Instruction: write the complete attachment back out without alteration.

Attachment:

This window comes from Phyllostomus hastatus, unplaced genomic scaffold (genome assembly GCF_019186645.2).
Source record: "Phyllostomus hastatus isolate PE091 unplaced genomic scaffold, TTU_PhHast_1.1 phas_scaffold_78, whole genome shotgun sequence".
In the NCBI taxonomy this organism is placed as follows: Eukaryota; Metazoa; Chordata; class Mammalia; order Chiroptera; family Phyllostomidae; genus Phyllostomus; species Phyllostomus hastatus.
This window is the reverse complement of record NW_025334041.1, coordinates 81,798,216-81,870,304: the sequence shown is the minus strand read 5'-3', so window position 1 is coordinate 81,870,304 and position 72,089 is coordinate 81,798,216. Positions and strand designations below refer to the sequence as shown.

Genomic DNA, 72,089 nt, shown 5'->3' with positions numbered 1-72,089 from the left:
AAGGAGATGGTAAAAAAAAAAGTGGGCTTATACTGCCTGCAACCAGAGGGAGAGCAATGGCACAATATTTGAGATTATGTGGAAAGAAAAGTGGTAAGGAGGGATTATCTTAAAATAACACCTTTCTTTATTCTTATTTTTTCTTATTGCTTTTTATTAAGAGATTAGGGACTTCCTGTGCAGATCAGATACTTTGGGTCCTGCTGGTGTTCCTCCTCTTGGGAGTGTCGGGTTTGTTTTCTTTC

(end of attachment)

This window comes from Phyllostomus hastatus, unplaced genomic scaffold (genome assembly GCF_019186645.2).
Source record: "Phyllostomus hastatus isolate PE091 unplaced genomic scaffold, TTU_PhHast_1.1 phas_scaffold_78, whole genome shotgun sequence".
In the NCBI taxonomy this organism is placed as follows: Eukaryota; Metazoa; Chordata; class Mammalia; order Chiroptera; family Phyllostomidae; genus Phyllostomus; species Phyllostomus hastatus.
This window is the reverse complement of record NW_025334041.1, coordinates 81,798,216-81,870,304: the sequence shown is the minus strand read 5'-3', so window position 1 is coordinate 81,870,304 and position 72,089 is coordinate 81,798,216. Positions and strand designations below refer to the sequence as shown.

Genomic DNA, 72,089 nt, shown 5'->3' with positions numbered 1-72,089 from the left:
AAGGAGATGGTAAAAAAAAAAGTGGGCTTATACTGCCTGCAACCAGAGGGAGAGCAATGGCACAATATTTGAGATTATGTGGAAAGAAAAGTGGTAAGGAGGGATTATCTTAAAATAACACCTTTCTTTATTCTTATTTTTTCTTATTGCTTTTTATTAAGAGATTAGGGACTTCCTGTGCAGATCAGATACTTTGGGTCCTGCTGGTGTTCCTCCTCTTGGGAGTGTCGGGTTTGTTTTCTTTC